Stellantis fast reserve or ultra-fast frequency regulation is a unique and upcoming V2G project awarded to FCA, a subsidiary of Fiat Chrysler Automobiles, and ENGIE EPS, an Italian technology player in Energy Storage, Hydrogen and e-Mobility. It is planned to operate in Italy from 2023 - 2027. The objective of Stellantis fast reserve is to provide 25MW of V2G flexibility to Terna, an Italian grid operator, for adequate grid frequency stability. The team will achieve this by using ENGIE EPS V2G technology with FCA's fleet of vehicles (New Fiat 500) located in their complex in Turin, Italy. What is unique about this project?Stellantis fast reserve will be using second-life batteries for this application, making it the first large-scale application of V2G integrated with second-life batteries.Challenges and Outcome: The project is yet to kick off. However, if the second-life battery application proves sustainable, there will be a greater awareness to maximize battery lifecycle through V2G and more cost-saving.
The Northern Power Grid (NPG), partnering with Newcastle University and Nuvve, embarked on this project from 2017-2020, which involved navigating the commercial and technical effects of integrating vehicles into the grids on the distribution network. To carry this out, funding of £375,000 from NIA (Network Innovative Allowance) was used. With the available resources, the project did not focus on customer offers but commercial ones, aiming to observe what the vehicles could offer to the DSOs.The available EVs for this project were the fleet of NPG, consisting mostly of Nissan NV200s. These EVs were to engage bidirectional charging at 19 charging points within the premises of NPG offices. Also, each of the charge points was installed by Nuvve and were MagnumCap 10kW DC chargers.Challenges and outcomes: The research concluded a ready and highly active demand response market and electric vehicles could be readily integrated into the grids as the chargers have been tested in an operational environment.
The Parker project, which spanned over two years, aimed to test the use of electric vehicles to service grids. In addition, it experimented with the possibility of real fleets meeting this using different cars that could be compared on a scale. With this attempt, the Parker project was able to identify and address the barriers to commercialization, meeting its goals.The financial aspect of this project was valued at 14.7 million DKK and sponsored by FerakEL. The partners collaborated to provide services to Transmission Service Operators, Distribution Service Operators, and Third-Party intermediaries in Denmark. The vehicles used were Nissan LEAF 30kWh, 10x Nissan E-NV200 24kWh, and Mitsubishi Outlander 12kWh, charged with fifty ENEL 10kW DC chargers.Challenges and outcomes: Parker had a challenge with the high taxes on EVs, especially in Denmark as of 2017. This limited the rollout of EVs and chargers. Nevertheless, with the mobility-as-service offer to customers and the maintenance tools readily available, this project met most of its goals. One particular point proven by the Parker project was the ability to effectively provide frequency containment to TSOs.Some other challenges, which are more technical than social or financial, include the inconsistency in capacity and requirements regarding the duration of service. This led to a bias that can only be fixed by more research. Also, the impact of battery degradation was a concern. Still, the answers provided by this project are valuable and proven to be good.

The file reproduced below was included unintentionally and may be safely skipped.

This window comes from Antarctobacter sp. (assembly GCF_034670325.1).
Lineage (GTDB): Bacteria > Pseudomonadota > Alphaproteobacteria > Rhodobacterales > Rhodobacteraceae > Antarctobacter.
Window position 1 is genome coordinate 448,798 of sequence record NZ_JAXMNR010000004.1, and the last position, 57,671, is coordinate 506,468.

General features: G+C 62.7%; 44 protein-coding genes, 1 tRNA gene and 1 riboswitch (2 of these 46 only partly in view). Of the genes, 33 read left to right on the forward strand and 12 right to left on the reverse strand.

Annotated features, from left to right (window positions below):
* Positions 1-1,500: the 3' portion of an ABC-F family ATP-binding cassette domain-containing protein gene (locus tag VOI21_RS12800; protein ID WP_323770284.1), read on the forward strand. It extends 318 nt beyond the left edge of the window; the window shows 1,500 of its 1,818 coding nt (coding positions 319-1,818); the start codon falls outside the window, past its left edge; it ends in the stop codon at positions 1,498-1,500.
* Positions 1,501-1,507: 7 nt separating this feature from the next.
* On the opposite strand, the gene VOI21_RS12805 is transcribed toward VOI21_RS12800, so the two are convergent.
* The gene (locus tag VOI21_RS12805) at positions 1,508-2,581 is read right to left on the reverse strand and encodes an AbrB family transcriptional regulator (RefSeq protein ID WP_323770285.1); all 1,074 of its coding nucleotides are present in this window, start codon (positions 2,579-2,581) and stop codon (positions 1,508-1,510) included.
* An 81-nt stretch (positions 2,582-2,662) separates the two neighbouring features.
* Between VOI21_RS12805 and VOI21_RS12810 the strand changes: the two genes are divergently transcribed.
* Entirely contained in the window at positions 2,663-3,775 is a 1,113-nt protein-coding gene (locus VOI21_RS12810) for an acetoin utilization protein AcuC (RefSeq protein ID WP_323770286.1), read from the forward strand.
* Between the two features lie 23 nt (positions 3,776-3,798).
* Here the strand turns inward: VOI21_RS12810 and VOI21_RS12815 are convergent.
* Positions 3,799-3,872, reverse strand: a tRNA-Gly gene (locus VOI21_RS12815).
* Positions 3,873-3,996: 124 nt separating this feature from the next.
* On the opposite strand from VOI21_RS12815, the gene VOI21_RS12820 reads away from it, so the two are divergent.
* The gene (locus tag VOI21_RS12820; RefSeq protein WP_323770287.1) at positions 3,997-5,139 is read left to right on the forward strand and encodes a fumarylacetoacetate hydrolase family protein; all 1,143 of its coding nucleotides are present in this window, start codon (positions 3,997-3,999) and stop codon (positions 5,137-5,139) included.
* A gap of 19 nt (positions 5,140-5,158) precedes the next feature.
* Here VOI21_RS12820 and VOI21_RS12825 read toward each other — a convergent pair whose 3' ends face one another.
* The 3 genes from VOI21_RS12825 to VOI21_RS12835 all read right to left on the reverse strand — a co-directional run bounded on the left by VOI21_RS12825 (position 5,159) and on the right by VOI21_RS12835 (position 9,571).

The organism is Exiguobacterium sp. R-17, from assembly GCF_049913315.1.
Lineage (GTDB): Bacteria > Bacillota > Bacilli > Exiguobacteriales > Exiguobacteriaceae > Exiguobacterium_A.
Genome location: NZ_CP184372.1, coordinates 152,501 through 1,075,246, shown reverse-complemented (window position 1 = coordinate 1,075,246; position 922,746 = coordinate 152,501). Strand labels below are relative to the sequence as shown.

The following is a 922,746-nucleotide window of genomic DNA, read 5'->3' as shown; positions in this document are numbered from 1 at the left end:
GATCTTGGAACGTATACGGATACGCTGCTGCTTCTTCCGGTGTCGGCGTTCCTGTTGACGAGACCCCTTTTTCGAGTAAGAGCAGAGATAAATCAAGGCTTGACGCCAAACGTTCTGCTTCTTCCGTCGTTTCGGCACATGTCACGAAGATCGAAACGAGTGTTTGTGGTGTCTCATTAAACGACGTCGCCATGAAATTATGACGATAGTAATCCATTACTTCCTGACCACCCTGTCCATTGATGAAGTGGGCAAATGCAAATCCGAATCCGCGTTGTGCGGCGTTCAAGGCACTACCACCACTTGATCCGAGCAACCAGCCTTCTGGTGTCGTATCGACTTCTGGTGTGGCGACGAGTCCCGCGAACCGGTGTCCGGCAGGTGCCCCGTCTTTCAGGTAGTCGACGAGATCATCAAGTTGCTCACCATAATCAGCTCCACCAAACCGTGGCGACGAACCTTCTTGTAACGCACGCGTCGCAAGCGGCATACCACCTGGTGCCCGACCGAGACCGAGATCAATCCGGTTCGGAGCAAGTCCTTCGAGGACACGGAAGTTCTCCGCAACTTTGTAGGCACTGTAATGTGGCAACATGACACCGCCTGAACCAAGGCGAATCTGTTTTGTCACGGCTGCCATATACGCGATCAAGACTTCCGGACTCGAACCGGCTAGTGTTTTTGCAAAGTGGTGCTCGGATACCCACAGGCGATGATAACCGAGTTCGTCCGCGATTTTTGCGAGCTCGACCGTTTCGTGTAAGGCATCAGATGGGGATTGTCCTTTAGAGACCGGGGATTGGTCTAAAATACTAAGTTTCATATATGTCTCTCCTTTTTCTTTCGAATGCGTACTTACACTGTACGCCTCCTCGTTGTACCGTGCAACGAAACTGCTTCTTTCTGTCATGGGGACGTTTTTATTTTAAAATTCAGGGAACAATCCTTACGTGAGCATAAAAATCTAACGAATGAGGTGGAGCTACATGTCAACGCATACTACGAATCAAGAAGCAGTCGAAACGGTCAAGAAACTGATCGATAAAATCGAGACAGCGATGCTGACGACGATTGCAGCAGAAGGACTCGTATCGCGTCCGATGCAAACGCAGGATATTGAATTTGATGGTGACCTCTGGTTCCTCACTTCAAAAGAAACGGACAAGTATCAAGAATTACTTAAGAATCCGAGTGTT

Lambok neighbourhood was the location for this pioneer V2G project. It was kicked off by Lomboxnet and four other partners (LastMile Solutions, Renault, StedIn, and ElaadNL). It focused on developing a system that allowed an increase in EV and solar power infrastructure and making AC standards for V2G.The team installed 22 AC chargers of 22kW each in a city car share scheme for EVs to charge unidirectionally. These charge points by the Seers group and the people group were used with 40kWh Renault Zoe EVs in the public neighbourhood of Lambok. After the project ended in 2019, follow-up plans were to scale up to 1000 EV chargers.The project has been expanded to other pilot areas in the Utrecht region to ensure;
- marketable product-service combinations for various types of districts/areas,
- new economic activity in the Utrecht region,
- environmental sustainability,
- low carbon economy, and
- social sustainability.
Challenges and outcomes: Despite the favourable customer offer, only 10% of the chargers were occupied and could charge in 2019, and 50% were not charging. However, with the 22 public AC solar chargers, a solid energy transition step has been established.This blog is part of a V2X series. Continue to the other blogs in the series.